van Manen claims that, for Heidegger, every moment of practical acting and knowing takes place in in-being (we are always already practically engaged in the context of life): phenomenology lacks effectiveness or utility if one hopes to do something practically useful with it, and the source of intelligibility is more mundanely the context of meaning in which our practices are embedded (the origin of meaning is found in our actions and in the tactile things of the world that we inhabit). Husserl says that the experiences that we live through (2) present themselves to us as accessible to reflection and language: (3) the primal impressional consciousness and its retentional and protentional aspects make our lived experiences potentially available in the form of intentional objects for our reflection, primal impressional consciousness manifests itself as an inexhaustible deposit of primordialities that constitute our experiential existence, and the ultimate source of intelligibility is the primal impressional stream of preconscious life that becomes interpretatively available to our understanding as lived experience. (4) Ruthrof states that Husserl turns to formal examples when he illustrates the ideality of linguistic meaning, (5) is reviving the notion of a "logical grammar" underlying all natural languages, and retains Vorstellung as an indispensable component of the semantic process. Husserl's semantic ideality makes the speech community superfluous. Husserl's emphasis on mental acts in the performance of linguistic meaning remains indispensable. Meanings are "ideal unities" characterized by "identity." Identity is conceivable as a characteristic of a species. Meaning is an intentional act rather than part of an expression. The "intimating function" consists in the way "inner experiences" are conveyed to the hearer. (6)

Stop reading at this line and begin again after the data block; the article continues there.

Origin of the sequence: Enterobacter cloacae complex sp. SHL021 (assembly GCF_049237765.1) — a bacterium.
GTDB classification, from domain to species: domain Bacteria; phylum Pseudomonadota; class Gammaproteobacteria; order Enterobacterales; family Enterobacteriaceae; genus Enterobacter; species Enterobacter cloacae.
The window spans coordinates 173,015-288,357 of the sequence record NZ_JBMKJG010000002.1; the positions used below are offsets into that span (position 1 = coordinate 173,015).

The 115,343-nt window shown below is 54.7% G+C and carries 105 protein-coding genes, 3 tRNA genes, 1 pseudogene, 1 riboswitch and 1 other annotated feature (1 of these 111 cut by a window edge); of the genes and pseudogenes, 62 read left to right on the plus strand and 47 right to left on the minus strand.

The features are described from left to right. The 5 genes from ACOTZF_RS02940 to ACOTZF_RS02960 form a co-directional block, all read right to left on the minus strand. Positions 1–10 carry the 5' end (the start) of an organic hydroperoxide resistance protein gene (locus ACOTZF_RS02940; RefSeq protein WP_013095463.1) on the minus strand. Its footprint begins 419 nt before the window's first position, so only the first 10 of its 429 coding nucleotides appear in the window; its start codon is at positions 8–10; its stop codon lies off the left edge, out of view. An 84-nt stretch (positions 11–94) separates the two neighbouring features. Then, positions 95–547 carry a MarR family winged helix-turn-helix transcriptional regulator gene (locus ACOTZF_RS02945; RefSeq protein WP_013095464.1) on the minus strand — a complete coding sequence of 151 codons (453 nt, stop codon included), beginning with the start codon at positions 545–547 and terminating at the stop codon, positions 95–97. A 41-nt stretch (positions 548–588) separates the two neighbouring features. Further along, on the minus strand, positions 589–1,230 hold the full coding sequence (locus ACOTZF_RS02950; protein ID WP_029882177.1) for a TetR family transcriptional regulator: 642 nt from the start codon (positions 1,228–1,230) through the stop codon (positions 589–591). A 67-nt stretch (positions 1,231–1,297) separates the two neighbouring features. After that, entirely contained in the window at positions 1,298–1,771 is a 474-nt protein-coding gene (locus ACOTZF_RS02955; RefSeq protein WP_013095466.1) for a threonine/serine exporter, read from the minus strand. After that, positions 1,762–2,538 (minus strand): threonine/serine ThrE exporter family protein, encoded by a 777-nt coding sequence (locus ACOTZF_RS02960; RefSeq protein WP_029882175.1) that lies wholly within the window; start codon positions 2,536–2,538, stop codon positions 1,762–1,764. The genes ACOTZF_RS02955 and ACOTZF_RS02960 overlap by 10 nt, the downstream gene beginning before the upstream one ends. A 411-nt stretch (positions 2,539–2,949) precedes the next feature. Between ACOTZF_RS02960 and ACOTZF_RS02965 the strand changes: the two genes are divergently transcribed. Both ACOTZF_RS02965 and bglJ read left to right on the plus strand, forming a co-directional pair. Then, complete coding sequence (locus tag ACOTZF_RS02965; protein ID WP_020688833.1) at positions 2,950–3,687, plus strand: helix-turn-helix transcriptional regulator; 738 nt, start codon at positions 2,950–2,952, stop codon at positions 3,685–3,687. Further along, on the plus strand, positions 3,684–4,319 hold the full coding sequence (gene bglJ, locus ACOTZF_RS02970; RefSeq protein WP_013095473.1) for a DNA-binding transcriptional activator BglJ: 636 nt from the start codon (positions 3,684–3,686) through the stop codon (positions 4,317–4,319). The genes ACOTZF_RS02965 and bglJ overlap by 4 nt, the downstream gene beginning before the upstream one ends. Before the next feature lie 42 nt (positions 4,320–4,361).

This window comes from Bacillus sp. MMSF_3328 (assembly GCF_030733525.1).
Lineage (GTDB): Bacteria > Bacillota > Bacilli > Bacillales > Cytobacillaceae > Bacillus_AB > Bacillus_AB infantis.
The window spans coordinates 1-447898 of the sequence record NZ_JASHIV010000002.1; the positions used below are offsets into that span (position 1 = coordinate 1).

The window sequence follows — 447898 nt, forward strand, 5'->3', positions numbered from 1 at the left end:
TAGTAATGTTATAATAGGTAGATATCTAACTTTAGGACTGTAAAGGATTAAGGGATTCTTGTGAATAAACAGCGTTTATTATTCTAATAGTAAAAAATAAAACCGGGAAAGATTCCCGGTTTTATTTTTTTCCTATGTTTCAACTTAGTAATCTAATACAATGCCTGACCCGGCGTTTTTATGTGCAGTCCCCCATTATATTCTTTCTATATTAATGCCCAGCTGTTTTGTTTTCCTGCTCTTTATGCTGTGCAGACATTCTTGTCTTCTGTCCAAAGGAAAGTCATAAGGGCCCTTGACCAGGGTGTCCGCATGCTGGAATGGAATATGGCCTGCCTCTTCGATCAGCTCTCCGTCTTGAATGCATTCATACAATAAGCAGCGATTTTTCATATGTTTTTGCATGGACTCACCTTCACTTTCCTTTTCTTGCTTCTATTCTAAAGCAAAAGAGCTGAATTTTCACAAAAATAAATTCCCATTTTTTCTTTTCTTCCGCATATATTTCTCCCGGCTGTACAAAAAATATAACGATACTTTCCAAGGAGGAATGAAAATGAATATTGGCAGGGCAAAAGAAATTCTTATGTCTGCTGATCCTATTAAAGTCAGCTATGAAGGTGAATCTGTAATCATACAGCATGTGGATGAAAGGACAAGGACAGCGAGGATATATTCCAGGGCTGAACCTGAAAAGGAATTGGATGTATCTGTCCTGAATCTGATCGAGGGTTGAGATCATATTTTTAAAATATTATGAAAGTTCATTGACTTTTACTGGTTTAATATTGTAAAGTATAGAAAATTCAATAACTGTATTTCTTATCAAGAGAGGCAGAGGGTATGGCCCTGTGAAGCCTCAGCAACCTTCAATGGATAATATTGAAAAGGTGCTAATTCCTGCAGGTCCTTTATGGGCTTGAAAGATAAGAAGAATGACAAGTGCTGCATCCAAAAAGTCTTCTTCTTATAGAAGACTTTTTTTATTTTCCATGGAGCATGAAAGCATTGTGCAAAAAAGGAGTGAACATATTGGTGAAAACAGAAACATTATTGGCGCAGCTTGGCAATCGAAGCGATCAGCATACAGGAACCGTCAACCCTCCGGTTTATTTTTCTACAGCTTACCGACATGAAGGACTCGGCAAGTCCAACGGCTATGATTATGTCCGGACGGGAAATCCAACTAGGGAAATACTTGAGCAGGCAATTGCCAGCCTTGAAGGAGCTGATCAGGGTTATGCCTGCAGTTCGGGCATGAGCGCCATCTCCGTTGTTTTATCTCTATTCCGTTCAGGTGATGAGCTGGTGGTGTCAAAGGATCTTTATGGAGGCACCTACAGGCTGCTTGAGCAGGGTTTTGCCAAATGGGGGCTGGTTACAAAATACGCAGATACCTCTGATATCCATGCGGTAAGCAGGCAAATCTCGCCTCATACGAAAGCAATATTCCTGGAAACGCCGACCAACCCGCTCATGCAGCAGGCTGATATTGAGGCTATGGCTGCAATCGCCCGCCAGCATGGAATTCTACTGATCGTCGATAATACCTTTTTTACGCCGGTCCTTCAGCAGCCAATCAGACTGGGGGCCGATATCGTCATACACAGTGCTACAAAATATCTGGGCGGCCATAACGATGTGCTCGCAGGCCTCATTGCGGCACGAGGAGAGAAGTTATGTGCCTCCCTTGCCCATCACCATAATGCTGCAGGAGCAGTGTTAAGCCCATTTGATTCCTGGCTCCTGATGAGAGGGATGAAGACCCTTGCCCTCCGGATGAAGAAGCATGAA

Pippin points out that Hegel treats the project of human self-knowledge as a matter of Geisfs "actuality," its historical and social development: Hegel discusses consciousness as a "negation" of the world's independence and otherness, specifies the distinctive character of desire that counts as "self- consciousness," assembles the central, minimal elements of genuinely human sociality among self-conscious beings, and is interested in a self-relation in relation to objects (we cannot treat as satisfactory any picture of a monadically conceived self-conscious desiring consciousness). Self-consciousness is "desire uberhaupt." Self-conscious desirers desire in the light of the other things they desire. We need to understand self-consciousness as a unity to be achieved. Consciousness and desire can be closely linked (consciousness is desire). Pippin emphasizes that by using the word desire, Hegel introduces the topic of desire as a continuation of his discussion of consciousness. The self of self-consciousness is not an object. The unity of consciousness "must become essential" for the subject ("self-consciousness is desire itself)." Practical reason is a kind of interchange of attempts at justification among persons. Consciousness itself is essentially a rational phenomenon.